Where the harbor opens into the sea, you can find in the mudflats along the Mangroves, an abundance of Crayfish and Paua as well as scallops.
Oh, and I am Tali.”

When I am in Colorado, I imagine that I would introduce myself in this way:

“My home is on the shores of a year round creek named Sweetwater Creek which spills into the mighty Colorado River which provides water to the dry desert state of Arizona and cuts through California, to overflow into the Pacific Ocean.
I live near Sweetwater Lake, in the middle of the Flat Tops wilderness with dozens of surrounding mountain peaks that form the high Rocky Mountains of Colorado, and I live at the entrance to the gulch known as Hell’s Gate, close to the vast Glenwood Canyon.
Oh, and my name is Tali.”

I wanted to plant my feet into the landscape around me, so on our weekend drive to the town of Kerikeri, we finally took the turn and drove up the gravel road to the ancient Puketi forest.

There are a few trails to hike in this vast forest covering 17,000 hectares, but because we did not plan to go hiking and because I had worn a summer dress and open sandals, we chose to walk the Waihoanga Gorge which is lined with giant, majestic Kauri trees.

The entrance to the trail that we took required us to climb over electrified farm fences.
The NZ Department of conservation has created convenient small wooden steps to climb over the electrified wire.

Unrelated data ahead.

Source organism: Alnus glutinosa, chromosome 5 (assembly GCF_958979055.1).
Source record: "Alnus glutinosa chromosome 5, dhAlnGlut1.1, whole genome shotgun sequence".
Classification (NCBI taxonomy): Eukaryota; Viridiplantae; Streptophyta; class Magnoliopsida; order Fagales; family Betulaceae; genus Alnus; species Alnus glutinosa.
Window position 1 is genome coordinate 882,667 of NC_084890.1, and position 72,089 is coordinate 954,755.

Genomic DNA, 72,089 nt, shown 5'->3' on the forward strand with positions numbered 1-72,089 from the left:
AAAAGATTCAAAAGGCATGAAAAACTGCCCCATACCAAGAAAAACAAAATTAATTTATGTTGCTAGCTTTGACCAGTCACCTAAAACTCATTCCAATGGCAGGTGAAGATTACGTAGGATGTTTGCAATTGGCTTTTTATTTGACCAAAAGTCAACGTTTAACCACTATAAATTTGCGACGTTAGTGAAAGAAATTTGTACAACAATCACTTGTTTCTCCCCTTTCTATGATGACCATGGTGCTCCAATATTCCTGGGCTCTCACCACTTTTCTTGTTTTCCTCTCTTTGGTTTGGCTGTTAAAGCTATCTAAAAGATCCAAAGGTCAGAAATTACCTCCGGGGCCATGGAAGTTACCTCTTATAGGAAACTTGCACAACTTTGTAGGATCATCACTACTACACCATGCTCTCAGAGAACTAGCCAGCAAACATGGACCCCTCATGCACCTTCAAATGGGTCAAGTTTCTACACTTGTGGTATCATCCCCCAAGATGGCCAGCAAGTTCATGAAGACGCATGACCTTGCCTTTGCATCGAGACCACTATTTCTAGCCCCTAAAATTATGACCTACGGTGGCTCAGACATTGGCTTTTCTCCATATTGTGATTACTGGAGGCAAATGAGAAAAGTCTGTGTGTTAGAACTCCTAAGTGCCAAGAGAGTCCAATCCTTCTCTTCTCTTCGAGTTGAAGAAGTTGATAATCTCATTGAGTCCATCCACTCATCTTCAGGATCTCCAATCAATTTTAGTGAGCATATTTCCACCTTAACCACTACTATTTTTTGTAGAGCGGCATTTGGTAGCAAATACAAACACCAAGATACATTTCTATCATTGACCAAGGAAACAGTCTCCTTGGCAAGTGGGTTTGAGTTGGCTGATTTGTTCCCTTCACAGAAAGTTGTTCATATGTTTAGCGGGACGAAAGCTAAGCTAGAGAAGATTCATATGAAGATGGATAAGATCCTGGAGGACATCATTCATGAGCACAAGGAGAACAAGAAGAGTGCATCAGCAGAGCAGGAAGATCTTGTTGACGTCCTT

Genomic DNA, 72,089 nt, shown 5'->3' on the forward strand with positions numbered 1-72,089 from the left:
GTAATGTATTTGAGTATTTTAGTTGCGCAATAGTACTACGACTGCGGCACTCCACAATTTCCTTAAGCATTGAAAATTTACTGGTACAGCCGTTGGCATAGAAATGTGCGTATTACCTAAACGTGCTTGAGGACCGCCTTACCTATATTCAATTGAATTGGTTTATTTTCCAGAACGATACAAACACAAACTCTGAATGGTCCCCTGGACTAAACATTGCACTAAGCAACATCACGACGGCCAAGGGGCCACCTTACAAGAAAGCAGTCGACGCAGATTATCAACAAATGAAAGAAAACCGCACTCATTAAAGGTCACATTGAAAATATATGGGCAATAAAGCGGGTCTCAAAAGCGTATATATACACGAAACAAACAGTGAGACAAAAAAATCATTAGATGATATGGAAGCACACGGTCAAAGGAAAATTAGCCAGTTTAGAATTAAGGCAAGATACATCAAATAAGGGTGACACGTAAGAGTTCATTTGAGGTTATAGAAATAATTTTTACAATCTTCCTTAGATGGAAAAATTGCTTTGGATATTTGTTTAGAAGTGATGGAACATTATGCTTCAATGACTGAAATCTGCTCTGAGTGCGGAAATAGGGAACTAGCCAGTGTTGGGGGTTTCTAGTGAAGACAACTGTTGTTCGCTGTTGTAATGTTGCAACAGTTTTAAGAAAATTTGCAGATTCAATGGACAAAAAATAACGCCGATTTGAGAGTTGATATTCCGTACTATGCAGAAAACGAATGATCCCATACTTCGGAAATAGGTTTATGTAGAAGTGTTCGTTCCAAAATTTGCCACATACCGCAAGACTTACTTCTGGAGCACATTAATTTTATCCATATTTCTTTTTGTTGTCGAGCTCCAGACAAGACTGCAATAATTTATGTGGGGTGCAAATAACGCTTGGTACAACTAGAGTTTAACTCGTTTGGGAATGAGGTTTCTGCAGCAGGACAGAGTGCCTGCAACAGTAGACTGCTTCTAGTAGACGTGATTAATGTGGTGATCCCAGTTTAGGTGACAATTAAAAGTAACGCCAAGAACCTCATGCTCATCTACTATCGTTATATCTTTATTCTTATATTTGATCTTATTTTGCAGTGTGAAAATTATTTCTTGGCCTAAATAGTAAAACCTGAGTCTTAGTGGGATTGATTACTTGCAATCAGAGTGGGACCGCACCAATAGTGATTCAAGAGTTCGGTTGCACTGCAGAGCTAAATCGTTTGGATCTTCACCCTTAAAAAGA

We walked through pastures filled with wildflowers and bees, dotted with drying cows’ dung.

I was thinking about how in parts of rural India like in Rajasthan, and in Tibet, these dried dung cakes are used as fuel for cooking fires and for heating, and it felt a bit strange to see this resource lay in the fields, with no apparent use.

Before we entered the forest, we sprayed the soles of our shoes with detergent from bottles that were located at the entrance.
It is a precaution to try and stop the Kauri disease called “die back” that is believed to be caused by contaminated soil that comes in contact with the tree roots.

It felt magical to walk for two hours among those silent Kauri Giants.
They have lived on this earth for many hundreds of years, (some for thousands) growing taller than my eyes could even estimate.

Many of them were twin Kauri.

I remember reading once about twin Kauri trees while visiting the Coromandel peninsula in NZ.
The forest sign said that the tree I was standing next to, was not a large tree that had split into two identical tall trunks, but two trees that had grown so close to one another, that they chose to become one.

I am still in awe of this Union.
Instead of flighting one another for light and nutrients, they chose to merge and become one… One tree with an impossibly massive trunk.

It made me think that this is what a marriage can ultimately evolve into…. it can become a divine Union, in which two individuals lose all sight of separate interests and become one….
They still can maintain their own individual uniqueness and beauty, just like those Kauri twins, but at their core, at the base of their trunk, they are one massive solid Unity.

I love the sounds, the birds, and the lessons of the forests…..

All that you need to do is to go into an ancient forest and it will reveal itself to you, if you only allow it to show you how truly graceful life can be….